10 Mike Holman

@Jacquie – It is tracked. As I mention in the article, there are situations where you want to be able to take out more than $7,200 of grants for one beneficiary.

Plus – you don’t have to be maxed to have this situation. Just need more than $7,200 of grants in a family account.

11 Lizette

Hi Mike,

I have a family plan RESP account for my 2 boys ( 5 and 3 )… with Scotia Itrade ….is there any chance I can set up an individual account for each one with the same provider and split the holdings?

12 Mike Holman

Hi Lizette. You would have to call Itrade and ask them if it’s possible.

In theory, it can be done, but I’m not sure if many or even any of the institutions have a process for splitting family accounts.

I’m not really sure it’s worthwhile anyway – there are some inconveniences with the family plan (as noted in the article), but it’s not a big problem.

13 jean123

Hello Mike,
Please correct me if I am wrong.
I have a family RESP for my 3 children.
My middle child got some resp money but is no longer in school. My youngest is in high school and my oldest changed his vocation along the way but is still in technical school.
I still have grant, income and contribution money in my account.
Since my oldest has reached his $7,200 grant withdrawal limit it means I will need to return grant money destined to my youngest if I want to give more income money to my oldest.
I would expect this will happen more often as a greater number of family plans contain $7,200, or close to $7,200 of grant money for each plan member.

A normal person setting withdrawal rules would have pegged the grant money to a specific plan member and have it returned to the government if that child did not go to university or an approved school. You would further expect that the income could at any time be allocated to the child who needs it most.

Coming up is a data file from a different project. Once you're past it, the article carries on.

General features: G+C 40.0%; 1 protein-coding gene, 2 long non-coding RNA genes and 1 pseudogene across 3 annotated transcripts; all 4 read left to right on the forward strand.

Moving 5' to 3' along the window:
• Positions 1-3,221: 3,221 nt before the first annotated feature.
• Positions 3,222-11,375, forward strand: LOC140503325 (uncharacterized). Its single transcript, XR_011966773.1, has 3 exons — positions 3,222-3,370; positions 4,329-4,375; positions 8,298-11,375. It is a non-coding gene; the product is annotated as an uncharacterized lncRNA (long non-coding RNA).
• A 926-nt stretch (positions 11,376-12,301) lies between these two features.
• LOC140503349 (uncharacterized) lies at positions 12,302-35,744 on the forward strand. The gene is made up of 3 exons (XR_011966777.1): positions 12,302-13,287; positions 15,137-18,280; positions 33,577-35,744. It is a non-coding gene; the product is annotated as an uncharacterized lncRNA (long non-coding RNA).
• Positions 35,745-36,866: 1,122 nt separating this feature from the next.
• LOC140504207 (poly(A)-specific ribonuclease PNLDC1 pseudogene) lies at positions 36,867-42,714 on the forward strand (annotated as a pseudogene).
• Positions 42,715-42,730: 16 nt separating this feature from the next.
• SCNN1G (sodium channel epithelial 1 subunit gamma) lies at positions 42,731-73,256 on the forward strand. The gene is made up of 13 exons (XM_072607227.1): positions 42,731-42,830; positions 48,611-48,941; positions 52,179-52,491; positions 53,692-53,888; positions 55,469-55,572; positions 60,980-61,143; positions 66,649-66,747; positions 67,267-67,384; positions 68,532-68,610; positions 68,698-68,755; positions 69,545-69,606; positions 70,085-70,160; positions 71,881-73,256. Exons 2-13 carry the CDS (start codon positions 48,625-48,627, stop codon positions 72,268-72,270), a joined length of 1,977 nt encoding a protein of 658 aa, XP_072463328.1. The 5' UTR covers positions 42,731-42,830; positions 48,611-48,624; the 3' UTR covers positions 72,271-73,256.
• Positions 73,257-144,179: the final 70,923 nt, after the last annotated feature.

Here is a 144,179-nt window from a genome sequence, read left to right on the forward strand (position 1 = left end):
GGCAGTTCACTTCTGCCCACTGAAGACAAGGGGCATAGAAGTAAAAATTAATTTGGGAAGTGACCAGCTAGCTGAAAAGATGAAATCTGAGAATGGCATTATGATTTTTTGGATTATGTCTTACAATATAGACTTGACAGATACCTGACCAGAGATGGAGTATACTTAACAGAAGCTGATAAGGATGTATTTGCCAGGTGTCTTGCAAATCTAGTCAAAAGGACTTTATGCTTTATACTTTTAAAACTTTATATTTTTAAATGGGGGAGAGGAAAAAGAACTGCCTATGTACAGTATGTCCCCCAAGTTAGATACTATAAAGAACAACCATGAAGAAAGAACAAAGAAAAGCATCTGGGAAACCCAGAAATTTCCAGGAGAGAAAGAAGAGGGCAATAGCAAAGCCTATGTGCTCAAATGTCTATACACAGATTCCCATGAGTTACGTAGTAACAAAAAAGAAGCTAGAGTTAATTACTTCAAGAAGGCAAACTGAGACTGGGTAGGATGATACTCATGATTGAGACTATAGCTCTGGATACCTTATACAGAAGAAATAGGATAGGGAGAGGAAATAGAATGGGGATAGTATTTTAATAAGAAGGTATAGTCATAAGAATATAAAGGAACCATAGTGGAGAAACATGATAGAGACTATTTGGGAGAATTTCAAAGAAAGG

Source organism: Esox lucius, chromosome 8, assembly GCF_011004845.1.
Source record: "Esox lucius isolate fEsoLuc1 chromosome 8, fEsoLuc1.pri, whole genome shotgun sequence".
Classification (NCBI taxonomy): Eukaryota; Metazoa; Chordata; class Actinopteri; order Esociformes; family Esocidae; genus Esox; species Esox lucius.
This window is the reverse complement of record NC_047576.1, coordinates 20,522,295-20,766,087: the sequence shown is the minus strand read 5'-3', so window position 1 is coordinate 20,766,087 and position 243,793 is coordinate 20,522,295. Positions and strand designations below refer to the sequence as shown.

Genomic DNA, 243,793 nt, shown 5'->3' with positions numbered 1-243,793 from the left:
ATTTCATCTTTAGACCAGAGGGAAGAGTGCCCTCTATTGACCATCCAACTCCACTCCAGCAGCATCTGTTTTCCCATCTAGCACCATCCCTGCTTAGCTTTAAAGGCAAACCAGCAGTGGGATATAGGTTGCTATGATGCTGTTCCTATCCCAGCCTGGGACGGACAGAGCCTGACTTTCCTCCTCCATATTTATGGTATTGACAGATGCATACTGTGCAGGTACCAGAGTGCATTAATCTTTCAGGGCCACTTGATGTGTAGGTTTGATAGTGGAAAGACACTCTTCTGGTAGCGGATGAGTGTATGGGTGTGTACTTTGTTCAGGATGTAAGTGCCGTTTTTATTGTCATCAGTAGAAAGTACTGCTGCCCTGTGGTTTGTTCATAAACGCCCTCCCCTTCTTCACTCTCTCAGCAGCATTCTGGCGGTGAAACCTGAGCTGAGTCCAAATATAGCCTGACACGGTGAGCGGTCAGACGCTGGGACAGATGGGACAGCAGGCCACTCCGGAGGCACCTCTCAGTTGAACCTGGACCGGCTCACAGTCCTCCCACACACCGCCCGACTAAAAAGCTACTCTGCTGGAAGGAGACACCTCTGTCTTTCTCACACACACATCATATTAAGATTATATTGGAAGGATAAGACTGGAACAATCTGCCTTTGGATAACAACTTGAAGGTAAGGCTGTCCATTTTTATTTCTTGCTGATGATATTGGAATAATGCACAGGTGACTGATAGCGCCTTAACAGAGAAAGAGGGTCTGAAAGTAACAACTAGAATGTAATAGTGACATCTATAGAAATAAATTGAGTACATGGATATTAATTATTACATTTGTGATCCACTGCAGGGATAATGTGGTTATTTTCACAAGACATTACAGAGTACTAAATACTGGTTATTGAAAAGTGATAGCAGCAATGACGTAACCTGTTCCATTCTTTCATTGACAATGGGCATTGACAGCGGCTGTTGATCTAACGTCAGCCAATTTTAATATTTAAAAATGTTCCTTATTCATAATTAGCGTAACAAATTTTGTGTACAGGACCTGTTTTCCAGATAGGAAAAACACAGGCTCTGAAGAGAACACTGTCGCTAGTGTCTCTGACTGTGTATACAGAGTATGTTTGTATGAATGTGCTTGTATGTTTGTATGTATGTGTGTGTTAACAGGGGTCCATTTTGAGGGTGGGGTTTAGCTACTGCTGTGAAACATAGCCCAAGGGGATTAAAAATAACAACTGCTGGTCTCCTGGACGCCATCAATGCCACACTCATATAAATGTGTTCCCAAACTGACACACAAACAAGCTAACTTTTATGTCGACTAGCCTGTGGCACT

This, it seems, would have been way to easy. Instead, we got a scheme which may have been well intentioned but is really quite arbitrary and controlling.

Since I have much more income than grant money in the account, which will happen if you were diligent with contributions over a long period of time, I will probably return grant money because leftover income, if my youngest does not go to college will be taxed at a much higher rate in my hands.
I don`t think I should not be making this determination at this point but funny rules are funny rule.

Thanks
Jean123

14 Ed

Just one question, I have a family plan with one child having only been able to contribute enough to generate $6,100 of CESG while the second and younger child was able to generate $3,000 of CESG so far.

The older child is now getting ready to withdraw money from the RESP and everything I read states that she cannot withdraw more than $7,200 of CESG in her EAP’s. Is that correct or is she limited by the $6,100 that she individually generated for the plan?

If the limit is $7,200 and for example if the combination of CESG generated by the two kids was $7,200 then in essence if no other payments went in then the first child would be able to withdraw all the EAP payments.

15 Mike Holman

@Ed – Your example is correct. Kids can share the CESG but no more than $7,200 can be paid out to each child. It doesn’t matter how the CESG was created.